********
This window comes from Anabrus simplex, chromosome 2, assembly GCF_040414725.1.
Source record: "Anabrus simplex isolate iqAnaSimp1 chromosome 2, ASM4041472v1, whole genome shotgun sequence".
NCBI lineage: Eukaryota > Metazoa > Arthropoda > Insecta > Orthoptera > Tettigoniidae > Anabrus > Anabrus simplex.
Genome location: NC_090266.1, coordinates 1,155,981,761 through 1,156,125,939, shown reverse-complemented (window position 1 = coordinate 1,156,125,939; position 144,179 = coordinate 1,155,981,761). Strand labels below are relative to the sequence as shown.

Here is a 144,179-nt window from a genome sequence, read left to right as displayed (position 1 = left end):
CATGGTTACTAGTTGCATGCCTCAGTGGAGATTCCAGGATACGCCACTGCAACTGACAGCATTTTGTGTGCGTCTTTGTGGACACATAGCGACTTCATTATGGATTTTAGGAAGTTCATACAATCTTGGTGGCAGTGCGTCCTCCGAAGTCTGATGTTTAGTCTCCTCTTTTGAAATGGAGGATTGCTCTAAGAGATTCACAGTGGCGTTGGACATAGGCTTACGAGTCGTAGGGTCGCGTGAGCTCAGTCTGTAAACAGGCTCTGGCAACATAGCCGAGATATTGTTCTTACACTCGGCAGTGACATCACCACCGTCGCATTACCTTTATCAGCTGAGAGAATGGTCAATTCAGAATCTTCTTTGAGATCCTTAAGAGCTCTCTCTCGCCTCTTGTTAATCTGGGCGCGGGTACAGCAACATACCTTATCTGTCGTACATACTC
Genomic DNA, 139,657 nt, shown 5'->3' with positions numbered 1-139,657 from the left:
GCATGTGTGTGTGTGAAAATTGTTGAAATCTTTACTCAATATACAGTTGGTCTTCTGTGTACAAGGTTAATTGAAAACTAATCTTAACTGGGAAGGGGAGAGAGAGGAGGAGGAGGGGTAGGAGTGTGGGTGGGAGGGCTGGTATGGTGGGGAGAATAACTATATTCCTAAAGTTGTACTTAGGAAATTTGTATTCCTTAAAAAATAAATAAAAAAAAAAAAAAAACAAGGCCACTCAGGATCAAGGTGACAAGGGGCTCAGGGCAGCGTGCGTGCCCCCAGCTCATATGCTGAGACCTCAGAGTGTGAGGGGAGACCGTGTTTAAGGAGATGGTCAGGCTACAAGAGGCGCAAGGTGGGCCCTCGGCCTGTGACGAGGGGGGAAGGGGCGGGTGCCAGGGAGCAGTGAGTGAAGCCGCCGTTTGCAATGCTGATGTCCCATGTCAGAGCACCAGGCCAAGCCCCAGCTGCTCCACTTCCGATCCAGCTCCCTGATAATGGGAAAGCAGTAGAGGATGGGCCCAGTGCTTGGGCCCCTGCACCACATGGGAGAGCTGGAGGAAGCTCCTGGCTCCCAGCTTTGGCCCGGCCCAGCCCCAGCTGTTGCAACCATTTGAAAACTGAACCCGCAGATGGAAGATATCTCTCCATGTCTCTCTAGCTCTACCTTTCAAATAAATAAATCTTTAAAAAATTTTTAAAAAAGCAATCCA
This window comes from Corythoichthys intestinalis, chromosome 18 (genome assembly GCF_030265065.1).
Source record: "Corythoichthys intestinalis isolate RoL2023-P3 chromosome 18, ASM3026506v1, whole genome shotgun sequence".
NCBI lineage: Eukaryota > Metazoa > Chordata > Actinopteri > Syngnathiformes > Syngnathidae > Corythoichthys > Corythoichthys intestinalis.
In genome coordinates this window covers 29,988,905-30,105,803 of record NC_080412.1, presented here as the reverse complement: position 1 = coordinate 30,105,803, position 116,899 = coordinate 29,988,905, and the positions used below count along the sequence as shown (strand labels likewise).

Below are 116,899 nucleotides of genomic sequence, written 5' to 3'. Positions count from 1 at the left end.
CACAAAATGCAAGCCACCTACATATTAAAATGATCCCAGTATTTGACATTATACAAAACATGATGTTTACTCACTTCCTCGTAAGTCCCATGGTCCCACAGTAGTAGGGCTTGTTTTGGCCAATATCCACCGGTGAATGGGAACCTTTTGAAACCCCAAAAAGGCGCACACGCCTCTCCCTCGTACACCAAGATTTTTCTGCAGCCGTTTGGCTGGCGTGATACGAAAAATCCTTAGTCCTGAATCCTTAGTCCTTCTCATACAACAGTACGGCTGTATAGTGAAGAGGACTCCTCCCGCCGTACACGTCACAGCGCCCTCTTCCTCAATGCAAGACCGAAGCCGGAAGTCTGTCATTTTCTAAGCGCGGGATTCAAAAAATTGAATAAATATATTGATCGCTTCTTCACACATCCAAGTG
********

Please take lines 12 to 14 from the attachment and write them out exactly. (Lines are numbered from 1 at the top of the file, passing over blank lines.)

In genome coordinates this window covers 29,988,905-30,105,803 of record NC_080412.1, presented here as the reverse complement: position 1 = coordinate 30,105,803, position 116,899 = coordinate 29,988,905, and the positions used below count along the sequence as shown (strand labels likewise).

Below are 116,899 nucleotides of genomic sequence, written 5' to 3'. Positions count from 1 at the left end.
CACAAAATGCAAGCCACCTACATATTAAAATGATCCCAGTATTTGACATTATACAAAACATGATGTTTACTCACTTCCTCGTAAGTCCCATGGTCCCACAGTAGTAGGGCTTGTTTTGGCCAATATCCACCGGTGAATGGGAACCTTTTGAAACCCCAAAAAGGCGCACACGCCTCTCCCTCGTACACCAAGATTTTTCTGCAGCCGTTTGGCTGGCGTGATACGAAAAATCCTTAGTCCTGAATCCTTAGTCCTTCTCATACAACAGTACGGCTGTATAGTGAAGAGGACTCCTCCCGCCGTACACGTCACAGCGCCCTCTTCCTCAATGCAAGACCGAAGCCGGAAGTCTGTCATTTTCTAAGCGCGGGATTCAAAAAATTGAATAAATATATTGATCGCTTCTTCACACATCCAAGTG